Lee Huffman, 41, finance manager at a regional bank in Anaheim Hills, Calif.
Lee Huffman knows first-hand how tempting it can be to spend extra money instead of putting it toward your loans. When he paid off his $56,000 car loan last year, he says he would have loved to trade in his car for a newer model or spring for NBA or NFL game tickets. But he was still paying down his $30,000 student loan bill, and didn’t want to fall victim to “lifestyle inflation,” or upgrading his spending as soon as he got some wiggle room in his budget.
“I’ve always had the attitude of living beneath my means and saving for the future, with the occasional splurge,” Huffman says, adding that all his bonuses and raises have gone toward paying debt, saving for retirement or purchasing rental properties. So instead of upgrading his car, Huffman doubled-down on his debt, and funnelled the money he’d been using to pay the car loan to his student loans—which he ultimately paid off in March 2016.
Now that he’s debt-free, Huffman has even grander plans for his extra cash: “Over the last year, I realized that I could retire in 10 years by accelerating the payoff of my mortgages by redirecting the student loan and car payments toward my mortgages, while continuing my normal 401(k) savings,” he says.
Lauren Elliott, 26, a restaurant and retail employee in Indianapolis, Ind.
Back in 2012, Lauren Elliott was struggling to keep her diabetes in check. So she researched and attended a wellness retreat—with a $6,000 price tag—where she learned new healthy strategies for eating better and managing her condition. In a stroke of luck, she also met her future employer at the retreat: a chef who later opened a raw vegan cafe and asked Elliott to help her get it off the ground.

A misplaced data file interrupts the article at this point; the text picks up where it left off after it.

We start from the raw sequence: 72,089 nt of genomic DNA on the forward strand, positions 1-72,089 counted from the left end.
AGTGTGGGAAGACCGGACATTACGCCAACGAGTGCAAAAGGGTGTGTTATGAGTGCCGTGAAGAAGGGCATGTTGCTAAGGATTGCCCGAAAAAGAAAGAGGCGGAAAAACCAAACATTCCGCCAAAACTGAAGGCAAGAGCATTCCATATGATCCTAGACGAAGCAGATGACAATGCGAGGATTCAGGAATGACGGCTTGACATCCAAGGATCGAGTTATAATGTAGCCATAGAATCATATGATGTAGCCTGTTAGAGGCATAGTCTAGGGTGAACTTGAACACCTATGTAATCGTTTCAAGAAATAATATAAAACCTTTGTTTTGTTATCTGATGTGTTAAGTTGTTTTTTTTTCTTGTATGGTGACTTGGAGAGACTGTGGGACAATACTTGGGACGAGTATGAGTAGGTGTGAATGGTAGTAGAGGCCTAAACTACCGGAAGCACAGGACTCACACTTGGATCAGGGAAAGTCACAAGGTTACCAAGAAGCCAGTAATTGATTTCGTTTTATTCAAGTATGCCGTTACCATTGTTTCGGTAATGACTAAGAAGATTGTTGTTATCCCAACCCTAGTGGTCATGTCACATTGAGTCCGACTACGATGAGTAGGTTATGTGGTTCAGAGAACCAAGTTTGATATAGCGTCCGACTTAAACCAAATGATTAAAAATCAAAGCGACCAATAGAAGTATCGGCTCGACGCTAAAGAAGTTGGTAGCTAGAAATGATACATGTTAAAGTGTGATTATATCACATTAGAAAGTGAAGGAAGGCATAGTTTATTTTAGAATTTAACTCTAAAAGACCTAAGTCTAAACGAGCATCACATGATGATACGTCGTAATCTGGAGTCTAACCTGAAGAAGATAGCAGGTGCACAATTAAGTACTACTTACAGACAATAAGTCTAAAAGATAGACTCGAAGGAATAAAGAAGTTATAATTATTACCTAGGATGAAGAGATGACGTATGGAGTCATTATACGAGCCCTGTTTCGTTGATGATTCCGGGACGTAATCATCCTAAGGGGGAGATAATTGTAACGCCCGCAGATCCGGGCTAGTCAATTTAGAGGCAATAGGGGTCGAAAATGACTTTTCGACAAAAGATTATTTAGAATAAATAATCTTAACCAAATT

“I don’t regret attending the retreat,” Elliott says. “[It] ended up being an investment in my health and in my career.”
But by the time 2015 rolled around, the medical debt began to weigh heavily on Elliott. Not only was it a source of stress, but it was also a major roadblock to fulfilling her dream of moving to Colorado. She’d spent the winters of 2013 and 2014 working at a ski resort in Aspen, and loved it. But she knew that if she wanted to return in 2016—and perhaps stay permanently—it’d be wise to stay home for the 2015 season, wipe out her medical debt and start saving.
So Elliott hunkered down and created a plan. She started tracking her spending, cutting back on extras like shopping trips, and, most significantly, picking up a new job as a sales associate at REI, which netted an additional $800 per month. In total, she was able to contribute about $1,500 each month toward her balance.
Just four months later, in early 2016, Elliott was debt-free. “It felt like freedom—like I had the opportunity to open new doors in my life because my debt wasn’t holding me back,” she says. Now, Elliott’s saving up for a car that can handle Rocky Mountain conditions, then she’s planning to pack up and head to Colorado this winter.
July 22, 2016
July 22, 2016